Enticing the private sector to invest in nature

conservationThe Western Cape natural capital costs society around R4.5-billion a year. Most of the costs are due to the impact of invasive alien species on water resources, and the impact of the fisheries industry.

That’s according to Albert Ackhurst of the Department of Environmental Affairs and Development Planning at the 2014 Fynbos Forum in Knysna. The Department is currently investigating ways to encourage the private sector to invest in ecosystems services, given that the public sector can’t handle the costs without support. This includes developing motivating factors to excite institutional investors, companies, industry players and even farmers to become involved.

In order to ascertain what drives potential investors, the Department has undertaken studies to better understand what information the private sector would need to invest, and what kind of returns they would expect. Studies to date have shown that the private sector would want to see financial returns, with relatively low risk, or would hope their involvement could offer them a competitive advantage in the market place.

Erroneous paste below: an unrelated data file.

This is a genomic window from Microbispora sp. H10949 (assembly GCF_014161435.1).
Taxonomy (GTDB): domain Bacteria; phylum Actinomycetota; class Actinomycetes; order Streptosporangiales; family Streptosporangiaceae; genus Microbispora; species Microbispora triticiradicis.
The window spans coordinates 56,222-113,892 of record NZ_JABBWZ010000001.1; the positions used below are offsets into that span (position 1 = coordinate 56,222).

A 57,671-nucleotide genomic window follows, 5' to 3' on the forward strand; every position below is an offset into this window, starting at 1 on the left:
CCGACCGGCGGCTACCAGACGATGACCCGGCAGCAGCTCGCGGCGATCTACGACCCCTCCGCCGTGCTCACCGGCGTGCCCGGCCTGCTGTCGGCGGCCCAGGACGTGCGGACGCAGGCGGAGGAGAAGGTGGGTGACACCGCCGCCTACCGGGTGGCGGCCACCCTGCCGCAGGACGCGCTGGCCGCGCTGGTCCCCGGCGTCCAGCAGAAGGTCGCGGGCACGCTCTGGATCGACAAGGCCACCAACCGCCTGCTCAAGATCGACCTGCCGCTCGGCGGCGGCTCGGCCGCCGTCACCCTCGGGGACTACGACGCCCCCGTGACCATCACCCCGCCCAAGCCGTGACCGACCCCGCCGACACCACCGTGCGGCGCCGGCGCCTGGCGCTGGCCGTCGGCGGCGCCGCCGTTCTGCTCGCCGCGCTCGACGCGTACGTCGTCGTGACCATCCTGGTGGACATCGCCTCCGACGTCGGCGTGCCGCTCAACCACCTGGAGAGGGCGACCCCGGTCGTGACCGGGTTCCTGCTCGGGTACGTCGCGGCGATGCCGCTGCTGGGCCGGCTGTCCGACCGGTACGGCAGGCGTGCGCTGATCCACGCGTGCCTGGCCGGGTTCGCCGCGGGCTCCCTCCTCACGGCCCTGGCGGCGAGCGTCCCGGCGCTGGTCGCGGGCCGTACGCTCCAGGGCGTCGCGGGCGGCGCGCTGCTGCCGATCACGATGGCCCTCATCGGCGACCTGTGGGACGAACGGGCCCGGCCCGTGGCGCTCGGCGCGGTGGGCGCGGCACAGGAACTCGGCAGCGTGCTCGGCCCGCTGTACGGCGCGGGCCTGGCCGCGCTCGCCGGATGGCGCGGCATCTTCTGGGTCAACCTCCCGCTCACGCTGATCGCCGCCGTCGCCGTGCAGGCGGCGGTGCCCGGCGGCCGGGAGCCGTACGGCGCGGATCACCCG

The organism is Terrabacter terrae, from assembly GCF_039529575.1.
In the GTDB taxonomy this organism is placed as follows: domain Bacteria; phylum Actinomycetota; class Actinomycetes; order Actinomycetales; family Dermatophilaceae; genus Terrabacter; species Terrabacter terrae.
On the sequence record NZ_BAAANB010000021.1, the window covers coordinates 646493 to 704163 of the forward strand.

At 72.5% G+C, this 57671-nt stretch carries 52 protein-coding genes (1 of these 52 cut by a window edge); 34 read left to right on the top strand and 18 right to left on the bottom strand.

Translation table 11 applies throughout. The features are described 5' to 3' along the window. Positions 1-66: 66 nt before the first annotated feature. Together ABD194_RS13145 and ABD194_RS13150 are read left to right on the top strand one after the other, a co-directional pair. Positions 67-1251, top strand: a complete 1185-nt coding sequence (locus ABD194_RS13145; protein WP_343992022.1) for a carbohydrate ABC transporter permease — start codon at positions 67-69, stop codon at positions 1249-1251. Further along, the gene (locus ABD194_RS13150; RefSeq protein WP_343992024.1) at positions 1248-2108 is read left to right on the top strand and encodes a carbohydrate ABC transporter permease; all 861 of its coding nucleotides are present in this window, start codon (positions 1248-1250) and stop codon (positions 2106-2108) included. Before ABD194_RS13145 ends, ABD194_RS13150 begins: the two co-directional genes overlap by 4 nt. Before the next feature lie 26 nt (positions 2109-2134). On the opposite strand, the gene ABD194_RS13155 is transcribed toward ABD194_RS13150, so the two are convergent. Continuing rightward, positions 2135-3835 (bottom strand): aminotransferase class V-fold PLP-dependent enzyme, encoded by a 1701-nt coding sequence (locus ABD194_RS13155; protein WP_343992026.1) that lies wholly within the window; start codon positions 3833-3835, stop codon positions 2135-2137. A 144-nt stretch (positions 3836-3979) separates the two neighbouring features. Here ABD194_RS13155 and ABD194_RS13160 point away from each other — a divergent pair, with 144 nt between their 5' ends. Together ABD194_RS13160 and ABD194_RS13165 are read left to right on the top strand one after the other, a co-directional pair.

Ackhurst said key findings have also focused on what ecosystems goods and services are critically important for the economic sustainability and growth of the Western Cape, and where these are most at risk. Both the fisheries industry and the water resource losses cost the economy about R1.3-billion each a year.

The Department is now developing five ‘Deep Dive Projects’ across the province, including a fynbos restoration through honeybush tea project, as well as a project to assess the use of alien biomass for chips, charcoal and energy. It’s also investigating alternative ways for the private sector to engage with conservation, through instruments such as Environmental Impact Bonds – essentially instruments that provide financial returns that are aligned with reaching specific environmental impacts.

The Western Cape government is currently holding workshops with the private sector, municipalities and other players to communicate the developments, and to further understand what actions government can take on to develop this marketplace.